From the Greek theatres of antiquity to present day, vocal sound effects have served to enhance the viewing experience and to transport the audience into the diegesis. Among all of the special effects that can be applied to the human voice, those that deal with Evil are are the most interesting to produce, and make the most innovative use of technology. In contrast to the specific standards set out for dialogue recording and mixing, with the voices of villains, ghosts, and monsters, sound designers are free to exploit phenomena such as auditory pareidolia, backmasking, spatial localization, and every other kind of psycho-acoustic foolery that can be conjured. Such effects present an interesting study from an historical perspective, because the exact recipes used to create them are in most cases proprietary secrets known only to the original mixer and sound department and are not well documented, but fortunately today the tools for analysis and re-creation are readily available.
In the form of a historical–forensic investigation this project aims to put together a compendium entitled Elements of Evil featuring an investigation of Villainous Voices in cinema (or film), with the purpose of revealing the techniques used to produce them. The work will be informed by the works of William Whittington (2007, 2010), Michel Chion (1982), Mihoko Teshigawara (2003), Jay Beck (2008, 2010), Steen Christiansen (2010), as well as examples from film repertoire.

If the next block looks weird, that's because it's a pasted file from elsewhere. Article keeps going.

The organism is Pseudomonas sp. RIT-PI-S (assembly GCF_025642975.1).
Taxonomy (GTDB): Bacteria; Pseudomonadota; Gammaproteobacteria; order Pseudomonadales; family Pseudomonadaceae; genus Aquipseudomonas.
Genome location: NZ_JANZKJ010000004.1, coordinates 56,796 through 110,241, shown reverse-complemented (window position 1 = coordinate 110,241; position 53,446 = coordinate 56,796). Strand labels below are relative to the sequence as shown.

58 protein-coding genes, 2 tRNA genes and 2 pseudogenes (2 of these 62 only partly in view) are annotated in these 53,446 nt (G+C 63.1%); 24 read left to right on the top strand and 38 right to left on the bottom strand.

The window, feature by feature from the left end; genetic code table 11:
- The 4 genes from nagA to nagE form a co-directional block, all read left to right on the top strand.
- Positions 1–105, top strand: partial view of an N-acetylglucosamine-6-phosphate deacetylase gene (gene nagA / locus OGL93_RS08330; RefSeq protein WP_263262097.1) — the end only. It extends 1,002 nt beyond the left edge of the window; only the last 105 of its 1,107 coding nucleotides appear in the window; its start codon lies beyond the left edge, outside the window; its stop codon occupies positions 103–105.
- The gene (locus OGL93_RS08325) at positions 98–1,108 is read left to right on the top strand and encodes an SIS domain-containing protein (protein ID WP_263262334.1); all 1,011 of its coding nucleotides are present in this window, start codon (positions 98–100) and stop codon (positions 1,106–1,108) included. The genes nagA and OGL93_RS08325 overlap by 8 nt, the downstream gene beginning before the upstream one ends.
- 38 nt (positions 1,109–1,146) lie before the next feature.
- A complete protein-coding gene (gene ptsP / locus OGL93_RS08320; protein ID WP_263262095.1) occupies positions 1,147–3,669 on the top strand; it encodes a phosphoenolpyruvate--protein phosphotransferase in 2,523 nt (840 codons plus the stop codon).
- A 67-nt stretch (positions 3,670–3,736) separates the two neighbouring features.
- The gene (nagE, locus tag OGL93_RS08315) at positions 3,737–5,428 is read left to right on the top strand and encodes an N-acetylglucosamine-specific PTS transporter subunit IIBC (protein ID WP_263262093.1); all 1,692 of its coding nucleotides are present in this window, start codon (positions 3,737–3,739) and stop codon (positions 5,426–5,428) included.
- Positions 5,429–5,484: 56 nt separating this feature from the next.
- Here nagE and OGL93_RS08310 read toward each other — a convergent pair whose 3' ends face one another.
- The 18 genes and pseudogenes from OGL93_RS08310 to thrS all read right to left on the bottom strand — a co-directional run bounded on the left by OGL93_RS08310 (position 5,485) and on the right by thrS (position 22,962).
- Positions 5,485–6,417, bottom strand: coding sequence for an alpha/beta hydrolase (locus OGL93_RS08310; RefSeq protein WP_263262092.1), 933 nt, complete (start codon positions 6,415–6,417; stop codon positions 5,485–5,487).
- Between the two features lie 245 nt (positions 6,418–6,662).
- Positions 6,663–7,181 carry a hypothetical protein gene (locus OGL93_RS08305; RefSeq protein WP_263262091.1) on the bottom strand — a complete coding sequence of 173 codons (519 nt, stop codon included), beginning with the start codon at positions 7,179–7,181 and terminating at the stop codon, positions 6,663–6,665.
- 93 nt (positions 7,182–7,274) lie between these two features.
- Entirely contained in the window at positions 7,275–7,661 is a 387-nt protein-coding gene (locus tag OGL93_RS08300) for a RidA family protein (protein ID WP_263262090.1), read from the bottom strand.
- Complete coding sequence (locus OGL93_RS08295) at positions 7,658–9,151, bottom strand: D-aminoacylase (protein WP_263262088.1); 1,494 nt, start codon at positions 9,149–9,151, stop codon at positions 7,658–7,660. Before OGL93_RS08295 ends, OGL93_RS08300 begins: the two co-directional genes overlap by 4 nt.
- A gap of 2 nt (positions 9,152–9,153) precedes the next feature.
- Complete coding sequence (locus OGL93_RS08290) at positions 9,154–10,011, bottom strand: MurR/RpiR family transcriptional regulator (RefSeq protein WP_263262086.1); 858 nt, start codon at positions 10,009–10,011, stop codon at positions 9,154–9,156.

BECK, Jay and Tony GRAJEDA (2008). Lowering the Boom: Critical Studies in Film Sound. University of Illinois Press
BECK, Jay (2010). “William Friedkin’s The Exorcist and the Proprietary Nature of Sound.” In Cinephile, Vol. 6 No. 1, Sound on Screen. The University of British Columbia Film Program
CHION, Michel (1982). The Voice in Cinema. Columbia University Press
CHRISTIANSEN, Steen (2010). “Speaking the Undead: Uncanny Aurality in Pontypool.” In Cinephile, Vol. 6 No. 2, Sound on Screen. The University of British Columbia Film Program
TECHIGAWARA, Mihoko (2003). Voices in Japanese Animation: A Phonetic Study of Vocal Stereotypes of Heroes and Villains in Japanese Culture. PhD dissertation. University of Victoria
WHITTINGTON, William (2007). Sound Design and Science Fiction. University of Texas Press
WHITTINGTON, William (2010). “Acoustic Infidelities: Sounding the Exchanges between J-Horror and H-Horror Remakes.” In Cinephile, Vol. 6 No. 1, Sound on Screen. The University of British Columbia Film Program